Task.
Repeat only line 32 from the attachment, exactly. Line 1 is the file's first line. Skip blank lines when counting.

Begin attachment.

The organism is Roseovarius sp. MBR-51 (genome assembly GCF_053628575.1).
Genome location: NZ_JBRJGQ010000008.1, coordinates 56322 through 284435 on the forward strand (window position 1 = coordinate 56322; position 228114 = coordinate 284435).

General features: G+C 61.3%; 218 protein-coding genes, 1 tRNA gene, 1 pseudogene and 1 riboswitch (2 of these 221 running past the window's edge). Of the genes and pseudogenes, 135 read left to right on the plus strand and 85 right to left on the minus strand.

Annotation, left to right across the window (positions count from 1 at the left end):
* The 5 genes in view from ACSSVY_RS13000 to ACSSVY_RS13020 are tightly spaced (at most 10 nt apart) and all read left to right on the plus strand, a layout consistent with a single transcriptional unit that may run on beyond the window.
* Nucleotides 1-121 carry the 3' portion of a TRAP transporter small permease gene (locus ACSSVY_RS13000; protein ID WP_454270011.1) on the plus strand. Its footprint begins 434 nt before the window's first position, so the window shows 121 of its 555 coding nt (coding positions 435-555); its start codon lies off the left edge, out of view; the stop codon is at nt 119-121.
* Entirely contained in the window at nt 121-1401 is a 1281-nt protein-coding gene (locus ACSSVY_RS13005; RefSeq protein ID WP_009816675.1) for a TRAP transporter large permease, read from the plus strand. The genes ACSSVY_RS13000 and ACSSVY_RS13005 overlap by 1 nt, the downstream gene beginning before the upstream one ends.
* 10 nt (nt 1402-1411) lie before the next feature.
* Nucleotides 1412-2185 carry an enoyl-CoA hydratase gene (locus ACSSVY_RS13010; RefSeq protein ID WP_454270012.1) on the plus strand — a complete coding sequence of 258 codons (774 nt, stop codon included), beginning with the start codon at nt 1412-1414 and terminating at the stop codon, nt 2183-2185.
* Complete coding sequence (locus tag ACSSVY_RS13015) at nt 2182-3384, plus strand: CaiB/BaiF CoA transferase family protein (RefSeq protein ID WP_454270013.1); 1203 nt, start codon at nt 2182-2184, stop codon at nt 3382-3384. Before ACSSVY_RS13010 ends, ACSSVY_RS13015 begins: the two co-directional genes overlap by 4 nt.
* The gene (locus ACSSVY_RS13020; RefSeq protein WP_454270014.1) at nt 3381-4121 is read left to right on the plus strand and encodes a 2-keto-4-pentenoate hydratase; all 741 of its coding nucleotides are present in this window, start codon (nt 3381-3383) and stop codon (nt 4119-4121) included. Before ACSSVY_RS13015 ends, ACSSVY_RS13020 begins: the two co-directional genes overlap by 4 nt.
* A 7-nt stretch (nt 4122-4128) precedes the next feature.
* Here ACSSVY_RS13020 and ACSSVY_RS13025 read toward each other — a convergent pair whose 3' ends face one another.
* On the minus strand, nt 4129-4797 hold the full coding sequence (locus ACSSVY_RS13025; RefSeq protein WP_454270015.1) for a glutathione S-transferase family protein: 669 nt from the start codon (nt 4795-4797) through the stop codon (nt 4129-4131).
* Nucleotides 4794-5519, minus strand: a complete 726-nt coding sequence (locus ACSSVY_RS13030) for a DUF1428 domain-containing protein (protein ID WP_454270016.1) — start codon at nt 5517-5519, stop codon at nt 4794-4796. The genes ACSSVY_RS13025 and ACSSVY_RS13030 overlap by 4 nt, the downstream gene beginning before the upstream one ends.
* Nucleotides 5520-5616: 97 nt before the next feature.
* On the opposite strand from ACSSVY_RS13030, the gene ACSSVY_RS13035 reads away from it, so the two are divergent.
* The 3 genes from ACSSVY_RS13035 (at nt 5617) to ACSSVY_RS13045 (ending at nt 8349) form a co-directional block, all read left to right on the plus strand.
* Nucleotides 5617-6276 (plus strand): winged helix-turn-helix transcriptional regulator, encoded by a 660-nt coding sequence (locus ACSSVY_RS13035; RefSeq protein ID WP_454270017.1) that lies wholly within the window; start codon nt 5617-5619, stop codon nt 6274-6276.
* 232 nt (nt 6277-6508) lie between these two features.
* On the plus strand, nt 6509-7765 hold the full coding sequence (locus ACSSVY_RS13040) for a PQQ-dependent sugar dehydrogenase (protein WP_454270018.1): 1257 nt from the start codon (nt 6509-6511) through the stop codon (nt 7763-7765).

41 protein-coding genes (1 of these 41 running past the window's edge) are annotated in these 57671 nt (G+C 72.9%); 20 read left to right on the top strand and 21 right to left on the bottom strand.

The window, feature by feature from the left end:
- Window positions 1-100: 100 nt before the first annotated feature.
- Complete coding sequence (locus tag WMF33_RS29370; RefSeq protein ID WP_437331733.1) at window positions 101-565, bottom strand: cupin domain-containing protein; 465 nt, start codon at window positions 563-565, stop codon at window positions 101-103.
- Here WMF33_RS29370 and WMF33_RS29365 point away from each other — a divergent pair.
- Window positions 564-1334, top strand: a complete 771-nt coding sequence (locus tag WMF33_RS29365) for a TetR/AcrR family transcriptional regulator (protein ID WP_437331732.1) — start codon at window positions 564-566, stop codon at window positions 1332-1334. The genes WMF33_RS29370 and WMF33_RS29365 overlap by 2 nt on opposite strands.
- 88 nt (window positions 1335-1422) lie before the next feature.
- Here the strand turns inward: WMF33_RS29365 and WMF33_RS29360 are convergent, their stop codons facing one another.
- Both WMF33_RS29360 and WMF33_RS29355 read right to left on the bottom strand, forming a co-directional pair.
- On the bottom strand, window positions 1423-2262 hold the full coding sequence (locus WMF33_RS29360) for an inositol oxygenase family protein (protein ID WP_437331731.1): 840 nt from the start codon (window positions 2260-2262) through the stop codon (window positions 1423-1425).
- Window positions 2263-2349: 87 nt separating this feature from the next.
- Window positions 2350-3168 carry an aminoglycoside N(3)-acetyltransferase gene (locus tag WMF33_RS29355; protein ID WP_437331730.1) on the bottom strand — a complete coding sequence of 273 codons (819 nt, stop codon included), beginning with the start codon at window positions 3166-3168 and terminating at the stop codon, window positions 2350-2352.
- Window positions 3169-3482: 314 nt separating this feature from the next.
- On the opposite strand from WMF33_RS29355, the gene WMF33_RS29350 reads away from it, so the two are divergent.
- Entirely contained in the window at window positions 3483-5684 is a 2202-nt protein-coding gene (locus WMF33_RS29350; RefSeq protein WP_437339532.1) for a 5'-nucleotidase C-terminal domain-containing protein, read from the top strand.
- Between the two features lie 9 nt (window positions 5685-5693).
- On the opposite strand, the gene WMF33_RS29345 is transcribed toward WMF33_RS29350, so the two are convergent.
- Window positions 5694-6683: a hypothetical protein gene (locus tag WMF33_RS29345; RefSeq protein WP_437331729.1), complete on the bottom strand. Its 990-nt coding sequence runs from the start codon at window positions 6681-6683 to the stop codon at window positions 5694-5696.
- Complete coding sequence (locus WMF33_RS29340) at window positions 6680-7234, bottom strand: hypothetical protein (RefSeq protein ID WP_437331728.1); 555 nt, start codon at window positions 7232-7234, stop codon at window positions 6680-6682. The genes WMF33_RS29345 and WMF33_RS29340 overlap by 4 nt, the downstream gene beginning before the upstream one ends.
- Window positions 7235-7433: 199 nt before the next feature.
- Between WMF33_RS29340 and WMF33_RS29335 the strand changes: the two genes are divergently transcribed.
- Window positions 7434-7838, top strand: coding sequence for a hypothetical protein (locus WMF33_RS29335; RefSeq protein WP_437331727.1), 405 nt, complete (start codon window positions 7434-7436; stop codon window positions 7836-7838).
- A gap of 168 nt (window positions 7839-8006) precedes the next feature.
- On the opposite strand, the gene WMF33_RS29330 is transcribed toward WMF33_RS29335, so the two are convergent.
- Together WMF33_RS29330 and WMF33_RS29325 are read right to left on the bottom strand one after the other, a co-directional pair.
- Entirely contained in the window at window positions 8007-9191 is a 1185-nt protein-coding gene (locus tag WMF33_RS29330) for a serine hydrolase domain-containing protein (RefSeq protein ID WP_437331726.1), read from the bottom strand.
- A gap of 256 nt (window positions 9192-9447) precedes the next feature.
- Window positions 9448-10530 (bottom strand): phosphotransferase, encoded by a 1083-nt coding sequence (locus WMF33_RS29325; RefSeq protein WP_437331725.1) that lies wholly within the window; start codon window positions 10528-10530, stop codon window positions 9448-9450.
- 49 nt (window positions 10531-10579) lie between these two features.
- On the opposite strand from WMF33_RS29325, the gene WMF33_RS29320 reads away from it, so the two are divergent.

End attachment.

- Window positions 2263-2349: 87 nt separating this feature from the next.